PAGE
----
“To simulate Mode 7 like effects in Pier Solar, we got the Genesis to process 3D graphics in real time using a piece of code supplied to us by the programmer behind the Sega Fusion emulator.”
But then…something happened. On March 27th, 2017, despite years of delays, investor outrage, cryptic messages, months of non-communication, and the dissolution of a partnership that had lasted over a decade, Paprium was unleashed! And the response was fast, furious and positive, amazingly positive. Gone were the nay sayings and snarky comments about vaporware and missed deadlines, replaced by genuine joy and excitement, coupled with compliments on the style of the trailer and graphics of the game. Watermelon finally delivered some amazingly good news. It appeared, at least for the moment, that Fonzie’s less is more scheme had paid off. If you need proof, look no further than the trailer (which you can view above if you haven’t already). It garnered more than 100,000 views in the first 48 hours. Unless you’re the Angry Video Game Nerd, you don’t get numbers like that.
Shortly after the trailer launch, a pre-order campaign began with a release date set for September 16th, 2017. Whether or not Watermelon hits this date is yet to be seen. Based on their track record (and the insane complexity of manufacturing cartridges for a 30 year old system), another delay could well be incoming. But something else that is certain about Watermelon is the quality and attention to detail of their physical releases. The game will release, the question is when. Keep your fingers crossed because 9/16/17 is not too far off.
“Originally, we pushed the Genesis hardware beyond the 64 color limit in the cut scenes of Pier Solar. We were using crazy raster techniques to make it look like there were more colors on the screen than there actually were.”
Along with the release of the trailer and start of pre-orders, a decent amount of actual hard information was also released. As it turns out, Paprium is a bit of a technical marvel, at least by Sega Genesis standards. The game features a customized chip called the “DATENMEISTER” or “DT128M16VA1LT” that allows for 24 channels of audio running in 48Khz (4 times as many as a regular Genesis game) for extremely rich sounding music and crystal clear voice samples. It isn’t yet known if this chip will somehow enhance gameplay or graphics, but there is speculation that the chip also handles decompression which could take some of the strain off the Genesis itself, allowing for more fluid action and loads of sprites on the screen at once. The claim has also been made that the game runs at a fluid 60fps, another hint that the DATENMEISTER may add extra processing power to the console.
The cartridge is the largest ever for a 16-bit home console (we aren’t counting the Neo Geo, because who the hell could afford it?). Clocking in at a whopping 80 Megabits (10 Megabytes), it’s a truly massive size for a 16-bit Genesis game (for comparison, Streets of Rage 2 was 16 Megabits). Paprium also features 24+ levels, 5 playable characters, multiple game modes, 1 or 2 player simultaneous play, and three save slots, which we can assume use modern flash memory (no more dead batteries). But perhaps the most fascinating thing about Paprium is the addition of RPG elements, something rarely found in retro beat ’em ups. Providing the gameplay holds up (and we know little to nothing about it at this point), this facet could add an immense amount of replay value to a game that is already shaping up to be a powerhouse as it is.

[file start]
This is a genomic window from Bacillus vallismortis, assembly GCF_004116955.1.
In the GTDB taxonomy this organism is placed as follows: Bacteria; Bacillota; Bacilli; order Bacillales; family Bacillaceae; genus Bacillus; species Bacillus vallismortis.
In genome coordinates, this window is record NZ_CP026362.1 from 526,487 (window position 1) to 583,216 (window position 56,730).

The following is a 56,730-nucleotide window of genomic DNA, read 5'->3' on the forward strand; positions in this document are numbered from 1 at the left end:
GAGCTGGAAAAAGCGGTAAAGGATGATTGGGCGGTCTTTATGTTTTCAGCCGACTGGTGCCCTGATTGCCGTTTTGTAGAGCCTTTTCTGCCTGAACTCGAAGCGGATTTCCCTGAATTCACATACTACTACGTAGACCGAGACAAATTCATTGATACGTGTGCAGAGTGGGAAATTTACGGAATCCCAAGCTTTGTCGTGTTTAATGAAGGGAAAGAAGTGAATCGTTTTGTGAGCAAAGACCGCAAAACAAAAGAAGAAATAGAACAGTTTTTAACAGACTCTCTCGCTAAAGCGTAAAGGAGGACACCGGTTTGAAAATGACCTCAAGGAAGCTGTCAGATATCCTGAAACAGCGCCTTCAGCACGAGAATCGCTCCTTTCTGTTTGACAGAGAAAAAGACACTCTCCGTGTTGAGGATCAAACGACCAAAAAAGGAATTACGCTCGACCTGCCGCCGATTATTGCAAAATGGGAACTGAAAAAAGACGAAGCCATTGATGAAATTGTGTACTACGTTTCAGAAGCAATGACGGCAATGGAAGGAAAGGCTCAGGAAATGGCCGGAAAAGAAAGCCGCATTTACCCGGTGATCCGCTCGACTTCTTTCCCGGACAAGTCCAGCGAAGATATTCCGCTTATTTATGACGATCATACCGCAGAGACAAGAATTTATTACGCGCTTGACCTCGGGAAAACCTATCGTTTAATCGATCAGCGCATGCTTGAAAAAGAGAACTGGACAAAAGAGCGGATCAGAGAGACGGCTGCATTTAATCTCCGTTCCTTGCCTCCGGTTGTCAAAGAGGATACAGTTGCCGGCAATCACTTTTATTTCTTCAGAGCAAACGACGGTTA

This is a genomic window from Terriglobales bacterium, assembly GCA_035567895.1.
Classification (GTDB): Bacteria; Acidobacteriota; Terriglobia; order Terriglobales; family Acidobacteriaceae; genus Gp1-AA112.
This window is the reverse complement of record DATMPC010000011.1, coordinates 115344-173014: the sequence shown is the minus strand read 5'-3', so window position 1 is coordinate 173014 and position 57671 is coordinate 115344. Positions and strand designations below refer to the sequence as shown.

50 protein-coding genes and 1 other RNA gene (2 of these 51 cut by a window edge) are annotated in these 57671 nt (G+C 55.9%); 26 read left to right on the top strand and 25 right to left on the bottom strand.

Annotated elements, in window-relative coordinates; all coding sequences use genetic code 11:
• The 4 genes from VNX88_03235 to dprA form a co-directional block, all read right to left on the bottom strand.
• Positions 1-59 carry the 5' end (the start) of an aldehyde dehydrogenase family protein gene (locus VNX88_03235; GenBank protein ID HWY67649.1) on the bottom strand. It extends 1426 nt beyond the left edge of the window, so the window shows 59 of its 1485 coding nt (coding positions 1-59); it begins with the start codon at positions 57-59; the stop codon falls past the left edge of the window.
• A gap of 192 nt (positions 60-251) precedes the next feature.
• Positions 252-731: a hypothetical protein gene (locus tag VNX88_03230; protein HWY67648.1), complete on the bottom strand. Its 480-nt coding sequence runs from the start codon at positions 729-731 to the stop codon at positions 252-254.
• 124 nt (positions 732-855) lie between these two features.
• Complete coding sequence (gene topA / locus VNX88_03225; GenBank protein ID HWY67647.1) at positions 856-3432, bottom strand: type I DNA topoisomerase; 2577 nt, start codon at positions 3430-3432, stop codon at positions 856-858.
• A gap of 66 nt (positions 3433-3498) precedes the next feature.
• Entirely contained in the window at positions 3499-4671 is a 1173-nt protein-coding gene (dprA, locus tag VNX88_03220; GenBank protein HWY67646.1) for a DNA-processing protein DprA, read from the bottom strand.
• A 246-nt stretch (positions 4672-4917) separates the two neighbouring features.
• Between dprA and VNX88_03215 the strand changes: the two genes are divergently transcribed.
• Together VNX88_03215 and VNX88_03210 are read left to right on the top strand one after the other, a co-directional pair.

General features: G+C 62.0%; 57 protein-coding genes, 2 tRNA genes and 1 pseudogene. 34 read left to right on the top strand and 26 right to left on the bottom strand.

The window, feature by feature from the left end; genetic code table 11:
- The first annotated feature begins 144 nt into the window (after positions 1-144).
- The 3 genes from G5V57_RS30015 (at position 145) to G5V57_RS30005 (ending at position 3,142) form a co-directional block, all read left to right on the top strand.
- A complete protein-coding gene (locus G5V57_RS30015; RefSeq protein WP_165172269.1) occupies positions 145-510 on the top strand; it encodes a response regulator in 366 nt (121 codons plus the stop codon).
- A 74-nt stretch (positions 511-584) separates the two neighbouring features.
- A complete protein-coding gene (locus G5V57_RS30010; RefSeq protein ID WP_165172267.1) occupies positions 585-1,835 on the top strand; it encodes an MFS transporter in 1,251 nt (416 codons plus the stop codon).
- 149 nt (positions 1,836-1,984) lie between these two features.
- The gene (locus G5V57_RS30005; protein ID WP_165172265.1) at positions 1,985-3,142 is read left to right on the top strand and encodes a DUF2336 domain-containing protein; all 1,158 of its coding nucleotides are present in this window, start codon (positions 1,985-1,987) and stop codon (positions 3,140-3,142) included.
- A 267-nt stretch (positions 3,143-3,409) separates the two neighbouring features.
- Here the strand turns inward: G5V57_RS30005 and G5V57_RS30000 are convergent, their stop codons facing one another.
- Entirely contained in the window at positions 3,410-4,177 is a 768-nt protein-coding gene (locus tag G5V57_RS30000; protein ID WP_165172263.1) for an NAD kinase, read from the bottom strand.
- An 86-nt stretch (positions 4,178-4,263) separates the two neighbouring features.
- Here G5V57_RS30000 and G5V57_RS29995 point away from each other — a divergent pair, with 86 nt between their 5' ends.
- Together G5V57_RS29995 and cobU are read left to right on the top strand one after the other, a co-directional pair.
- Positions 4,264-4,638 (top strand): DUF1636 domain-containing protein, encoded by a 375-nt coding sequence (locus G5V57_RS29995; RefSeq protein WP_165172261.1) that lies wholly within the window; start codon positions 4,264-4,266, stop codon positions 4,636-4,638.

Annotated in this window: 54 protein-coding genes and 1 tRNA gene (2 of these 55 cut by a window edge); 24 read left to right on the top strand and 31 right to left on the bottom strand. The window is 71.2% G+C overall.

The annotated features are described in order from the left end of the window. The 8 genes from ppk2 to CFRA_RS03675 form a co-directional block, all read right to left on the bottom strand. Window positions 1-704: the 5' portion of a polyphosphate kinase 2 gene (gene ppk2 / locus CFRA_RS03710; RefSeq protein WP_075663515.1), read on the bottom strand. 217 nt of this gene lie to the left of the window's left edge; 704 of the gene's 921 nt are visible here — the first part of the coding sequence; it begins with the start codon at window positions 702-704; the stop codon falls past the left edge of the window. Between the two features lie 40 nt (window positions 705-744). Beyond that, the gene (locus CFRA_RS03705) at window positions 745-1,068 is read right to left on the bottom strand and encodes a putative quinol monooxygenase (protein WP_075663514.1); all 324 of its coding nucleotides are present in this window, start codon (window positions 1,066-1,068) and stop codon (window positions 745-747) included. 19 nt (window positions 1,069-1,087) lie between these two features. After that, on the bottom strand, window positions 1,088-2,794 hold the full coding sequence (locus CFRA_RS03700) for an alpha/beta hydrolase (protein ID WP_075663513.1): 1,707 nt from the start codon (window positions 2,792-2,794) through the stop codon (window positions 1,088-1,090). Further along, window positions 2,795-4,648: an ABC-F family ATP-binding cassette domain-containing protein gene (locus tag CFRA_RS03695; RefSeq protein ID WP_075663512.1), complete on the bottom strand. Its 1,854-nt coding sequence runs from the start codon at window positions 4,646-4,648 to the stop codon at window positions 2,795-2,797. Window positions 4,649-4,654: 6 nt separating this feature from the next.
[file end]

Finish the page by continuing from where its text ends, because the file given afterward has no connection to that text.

The game will also feature 5 editions. One solely for investors, a limited edition that comes in three flavors (Japanese, USA and Europe), and a classic edition with a black “classic” clamshell box. There are also various other goodies to be had if you order early, and there are 10% off discount codes floating around the net that will save you some change. The limited edition will set you back $89 while the classic edition runs $70. Pricey, but not anymore so than many classic RPG’s back in the day.
Oh yeah, and there’s a limited edition bad-ass looking Paprium fighting stick that you can purchase as well, for a cool $150:
On a personal note, I’ve been anticipating this game for over 4 years now. The Genesis is my favorite console of all time, so this is a big deal for me. At one point, I too had lost hope that we may ever see this “spiritual successor to Streets of Rage.” But I’m happy to say that things are looking great and Watermelon appears to have survived the storm. Paprium looks fantastic, more like a Neo Geo or early to mid 90’s arcade game than a game on the Genesis. It oozes style and detail, with a polish not found in many retro inspired indie titles. Are there some rough edges? Sure, I noticed a few here and there. But overall, I truly believe that Genesis owners everywhere are in for an incredible treat when Paprium arrives at their door.
I also appreciate that this game pushes the envelope in what a 30 year old console can do, in fact, I love it! It also combines new tech into something old to improve it’s capabilities, and I love that too! But most of all, I love that it keeps the Genesis and Mega Drive alive for not only us old cats, but future generations of gamers as well. I hope to play this game with my nieces some day when they are old enough. And I also sincerely hope that Paprium is ported to modern consoles and Steam so a wider audience can enjoy it (online co-op please!). With the retro resurgence that’s currently going on, it should thrive. The ports could help fund Watermelon Games for years to come. One can hope…
As far as the future of Watermelon goes, we’ll have to see. The real test will come when Paprium is officially in the hands of consumers. If it ships on time, the gameplay holds up and the game is well received, the sky could be the limit. If the initial response to the trailer is any indication, there is a market for this sort of game, however niche. That being said, Watermelon has plans for future games. One is a Super Nintendo release code named “Project N.” And to that I say, bring it on Watermelon! Keep ’em coming!
“Delays are temporary, but mediocrity is forever.”
If you’d like to pre-order Paprium (and by all means, you should), you can visit the following link: